Neighbourhood Plan Q&A

Neighbourhood Plan Q&A

Wingrave & Rowsham Neighbourhood Plan

Questions and Answers re Parishioners' Comments re the Wingrave with Rowsham Neighbourhood Plan 2015 to 2033

A number of residents have put comments re Parish development to 2033 either on their preference slips at the public consultation event on the 20th and 21st of February or by e-mail, postie etc. We have put together some questions and answers to these for as wide an audience as possible.

Why do we need 90-130 houses to be built in the Parish by 2033?

When AVDC submitted its Local Plan to the National Inspectorate at the end of 2013, AVDC had included 13,500 homes in the Vale compared to an existing housing stock of 76,000, and had allocated up to 50 homes to each of the 20 larger villages in the Vale. Wingrave is a larger village whereas Rowsham is not.

 

This plan was rejected because it did not consider overspill from surrounding areas such as London, Milton Keynes, High Wycombe, Oxford etc.

 

The most likely figure now being considered by Aylesbury Vale in its revision of its Plan is 30-35,000, so the allocation per large village is likely to increase pro-rata. This high growth in AVDC reflects the relative ease of contact between the Vale and London, plus an important recent shift in demographics to lower occupancy per dwelling, typical of an ageing population, later marriage and later children.

 

AVDC have indicated that 90-130 homes would be appropriate but cannot be exact at this stage. This represents a growth of between 5 and 7.2 homes per annum compared to a growth between of 1971-2011 of 8 homes per annum.

When will AVDC`s revised plan be submitted?

2017 at the earliest.

 

Is having no houses built an option?

No. This is quite clearly not an option.

Why do we need a Neighbourhood Plan?

There are now numerous examples around the country where Neighbourhood Plans are being used to ensure that housing development, where it occurs, offers the best compromise, on both number and design, to the existing community.

The absence of a Neighbourhood Plan means that both of these factors are more at the behest of developers and relatively distant planning authorities. A plan represents an excellent opportunity for the community to express its preferences.

If a Neighbourhood Plan exists, does it confer protection against unwanted development?

Yes. Numerous examples now exist where unwanted developments have gone to appeal and lost because they were not included in the Neighbourhood Plan.

Will houses be built on Green Belt land in the Parish?

There is no Green Belt land in the Parish so this is not an issue.

How many sites were submitted in Wingrave for assessment?

We were obliged by the Neighbourhood planning process to write to all the landowners with land adjacent to the village (52 in total) as there is little infill space left in the village, following a more than doubling of the number of houses in the village in the period 1971 to 2011, asking if they were interested in developing their land.

Twenty one sites were offered with land sufficient to accommodate more than 1,000 homes at a density of 20 houses per hectare. Almost three quarters of these were either too small to generate the affordable housing requested by previous consultations with the Parish, or had poor access in an area designed originally for horses and carts, or were separated from the village which would encourage sprawl which is not supported by planning authorities. Four of the sites were actually only two sites as they were adjacent sites with the same owner. Two could not be included in the consultation as the owner had stated that they would only be developed if the parish had no other choice, which was clearly not the case.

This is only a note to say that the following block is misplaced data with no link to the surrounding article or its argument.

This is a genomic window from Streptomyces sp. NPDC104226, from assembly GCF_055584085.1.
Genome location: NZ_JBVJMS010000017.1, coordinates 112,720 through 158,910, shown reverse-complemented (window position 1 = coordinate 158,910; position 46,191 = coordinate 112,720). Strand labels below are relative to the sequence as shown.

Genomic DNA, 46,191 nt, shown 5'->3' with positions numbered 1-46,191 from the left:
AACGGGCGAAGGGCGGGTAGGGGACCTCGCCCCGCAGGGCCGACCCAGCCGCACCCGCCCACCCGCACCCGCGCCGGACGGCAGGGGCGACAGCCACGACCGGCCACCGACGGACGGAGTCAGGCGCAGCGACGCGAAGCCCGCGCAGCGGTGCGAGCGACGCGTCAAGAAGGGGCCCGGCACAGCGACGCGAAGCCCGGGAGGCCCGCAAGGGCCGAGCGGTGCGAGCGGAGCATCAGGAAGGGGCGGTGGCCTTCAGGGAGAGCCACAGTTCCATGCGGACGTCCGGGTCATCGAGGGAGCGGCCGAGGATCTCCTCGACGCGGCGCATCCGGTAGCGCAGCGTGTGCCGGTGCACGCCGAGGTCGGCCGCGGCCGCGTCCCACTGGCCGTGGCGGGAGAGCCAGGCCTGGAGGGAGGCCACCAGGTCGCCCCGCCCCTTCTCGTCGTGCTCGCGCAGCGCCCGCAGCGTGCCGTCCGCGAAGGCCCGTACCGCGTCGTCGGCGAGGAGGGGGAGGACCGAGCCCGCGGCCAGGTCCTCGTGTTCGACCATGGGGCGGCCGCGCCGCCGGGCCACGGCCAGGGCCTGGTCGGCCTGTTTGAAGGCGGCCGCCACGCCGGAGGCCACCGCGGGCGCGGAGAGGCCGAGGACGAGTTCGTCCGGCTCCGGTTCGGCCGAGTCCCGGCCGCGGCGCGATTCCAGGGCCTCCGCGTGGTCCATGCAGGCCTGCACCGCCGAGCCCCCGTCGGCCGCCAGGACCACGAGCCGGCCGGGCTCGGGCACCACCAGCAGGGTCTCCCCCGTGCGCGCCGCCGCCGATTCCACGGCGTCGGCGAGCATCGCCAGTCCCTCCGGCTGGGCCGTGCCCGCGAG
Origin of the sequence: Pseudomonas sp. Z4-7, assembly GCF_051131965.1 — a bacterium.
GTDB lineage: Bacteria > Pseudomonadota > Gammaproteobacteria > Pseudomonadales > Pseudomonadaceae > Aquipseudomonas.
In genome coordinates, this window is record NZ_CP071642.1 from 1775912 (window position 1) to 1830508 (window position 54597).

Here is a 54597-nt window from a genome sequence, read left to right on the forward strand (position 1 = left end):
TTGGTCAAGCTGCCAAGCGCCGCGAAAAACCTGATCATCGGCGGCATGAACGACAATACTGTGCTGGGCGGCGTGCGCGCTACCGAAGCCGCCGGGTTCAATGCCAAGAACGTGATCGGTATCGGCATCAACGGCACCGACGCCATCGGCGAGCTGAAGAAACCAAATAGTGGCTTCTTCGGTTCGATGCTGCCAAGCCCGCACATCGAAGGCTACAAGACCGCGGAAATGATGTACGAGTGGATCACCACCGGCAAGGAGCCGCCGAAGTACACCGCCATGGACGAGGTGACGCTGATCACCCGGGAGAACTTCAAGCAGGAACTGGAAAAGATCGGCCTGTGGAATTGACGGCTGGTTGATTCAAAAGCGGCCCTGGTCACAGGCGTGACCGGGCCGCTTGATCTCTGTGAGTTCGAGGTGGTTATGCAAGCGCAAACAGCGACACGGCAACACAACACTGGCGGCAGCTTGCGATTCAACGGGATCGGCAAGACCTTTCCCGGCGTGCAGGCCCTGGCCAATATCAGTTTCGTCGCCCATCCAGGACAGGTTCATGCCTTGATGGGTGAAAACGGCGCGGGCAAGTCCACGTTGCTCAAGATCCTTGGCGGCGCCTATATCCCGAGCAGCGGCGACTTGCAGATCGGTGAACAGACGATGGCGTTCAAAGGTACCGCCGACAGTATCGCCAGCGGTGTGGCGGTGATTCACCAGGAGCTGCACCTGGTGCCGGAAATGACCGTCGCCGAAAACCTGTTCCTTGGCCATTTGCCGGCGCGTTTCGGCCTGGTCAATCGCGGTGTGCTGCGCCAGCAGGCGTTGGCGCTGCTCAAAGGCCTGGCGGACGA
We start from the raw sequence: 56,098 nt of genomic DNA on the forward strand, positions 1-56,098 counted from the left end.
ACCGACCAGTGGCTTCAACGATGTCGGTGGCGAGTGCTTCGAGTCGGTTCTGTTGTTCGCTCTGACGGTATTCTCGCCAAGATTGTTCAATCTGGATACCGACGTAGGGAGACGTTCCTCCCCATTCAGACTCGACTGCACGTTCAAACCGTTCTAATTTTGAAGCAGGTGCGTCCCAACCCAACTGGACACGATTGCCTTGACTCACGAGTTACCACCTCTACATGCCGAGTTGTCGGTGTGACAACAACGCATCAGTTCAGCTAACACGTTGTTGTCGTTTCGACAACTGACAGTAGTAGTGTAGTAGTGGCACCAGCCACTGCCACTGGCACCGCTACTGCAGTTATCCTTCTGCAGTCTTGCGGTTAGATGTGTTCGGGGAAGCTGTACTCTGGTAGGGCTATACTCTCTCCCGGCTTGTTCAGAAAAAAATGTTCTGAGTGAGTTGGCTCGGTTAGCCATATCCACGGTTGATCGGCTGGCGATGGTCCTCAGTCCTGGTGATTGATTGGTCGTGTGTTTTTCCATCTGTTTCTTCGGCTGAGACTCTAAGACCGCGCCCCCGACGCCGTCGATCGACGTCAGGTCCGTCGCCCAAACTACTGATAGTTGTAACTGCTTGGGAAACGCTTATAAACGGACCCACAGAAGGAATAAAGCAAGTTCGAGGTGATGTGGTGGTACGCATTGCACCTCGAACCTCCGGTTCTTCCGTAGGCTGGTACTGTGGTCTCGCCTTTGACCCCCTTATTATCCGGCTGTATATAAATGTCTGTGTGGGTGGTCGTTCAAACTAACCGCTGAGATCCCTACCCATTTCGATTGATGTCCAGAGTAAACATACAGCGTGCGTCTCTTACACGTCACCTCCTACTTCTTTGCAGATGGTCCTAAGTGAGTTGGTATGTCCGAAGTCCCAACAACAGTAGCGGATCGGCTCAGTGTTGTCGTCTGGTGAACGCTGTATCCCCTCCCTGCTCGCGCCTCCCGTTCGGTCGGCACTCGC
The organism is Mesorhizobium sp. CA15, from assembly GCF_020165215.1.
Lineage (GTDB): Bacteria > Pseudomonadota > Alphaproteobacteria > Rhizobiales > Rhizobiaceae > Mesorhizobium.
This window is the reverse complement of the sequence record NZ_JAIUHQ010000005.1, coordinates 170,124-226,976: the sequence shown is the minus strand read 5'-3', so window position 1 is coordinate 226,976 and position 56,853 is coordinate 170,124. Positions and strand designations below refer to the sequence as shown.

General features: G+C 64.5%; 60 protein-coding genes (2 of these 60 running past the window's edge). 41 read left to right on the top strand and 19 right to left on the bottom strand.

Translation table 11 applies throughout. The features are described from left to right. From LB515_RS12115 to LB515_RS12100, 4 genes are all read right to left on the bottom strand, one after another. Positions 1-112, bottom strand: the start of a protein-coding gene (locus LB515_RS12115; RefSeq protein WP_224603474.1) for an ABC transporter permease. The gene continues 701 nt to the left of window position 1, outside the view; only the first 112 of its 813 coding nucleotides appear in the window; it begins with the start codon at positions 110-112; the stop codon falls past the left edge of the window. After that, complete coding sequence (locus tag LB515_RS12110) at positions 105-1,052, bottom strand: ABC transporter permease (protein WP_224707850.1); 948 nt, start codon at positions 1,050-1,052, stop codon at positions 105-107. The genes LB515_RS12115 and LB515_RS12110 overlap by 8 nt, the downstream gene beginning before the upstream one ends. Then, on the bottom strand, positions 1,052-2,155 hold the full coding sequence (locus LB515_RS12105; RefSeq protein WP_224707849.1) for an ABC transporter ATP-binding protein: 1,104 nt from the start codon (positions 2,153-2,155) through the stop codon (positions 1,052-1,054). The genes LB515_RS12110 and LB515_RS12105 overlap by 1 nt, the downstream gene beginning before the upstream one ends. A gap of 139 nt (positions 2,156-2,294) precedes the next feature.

The four sites put forward for consultation with village were in the view of the Neighbourhood Plan Steering Group, the Parish Council and its consultant planner the best possible options.

Why were the sites put into clusters at the public consultation?

The Parish had already expressed a preference for smaller developments and to make a total of 90-130 houses clusters were therefore necessary as none of the sites put forward for consultation were large enough to accommodate the total.

Why were more of the sites put forward at the Leighton Road end of the village?

This was not deliberate. It was where the sites judged on their individual merits to be the best happened to be. The sites actually selected by the Parishioners are reasonably spread across the village.

Can phasing of building be included in the plan to 2033?

Phasing is a legitimate part of the plan and will be included to ensure minimal disruption.

Issues with access to selected sites.

These have all been noted and will be addressed with developers appropriately.

What happens next?

The Pre-submission draft plan goes out for consultation as soon as possible to AVDC having incorporated initial responses from a wide range of consultees which included: The Environment Agency, Natural England, English Heritage, Buckinghamshire County Council, AVDC and of course, the Parish.

A submission plan with any necessary revisions will then be submitted for independent examination by an Independent Government approved Inspector.

Assuming the Plan passes examination it will then be submitted for Parish Referendum, hopefully by late-September 2015.

 

Further information will be made available as the Plan progresses on this website.

You may download a PDF of these Q&A's on the Download page here

 

David Neave - Chairman, Wingrave with Rowsham Parish Council

 

Les Kennedy - Chairman, Wingrave with Rowsham Neighbourhood Plan Group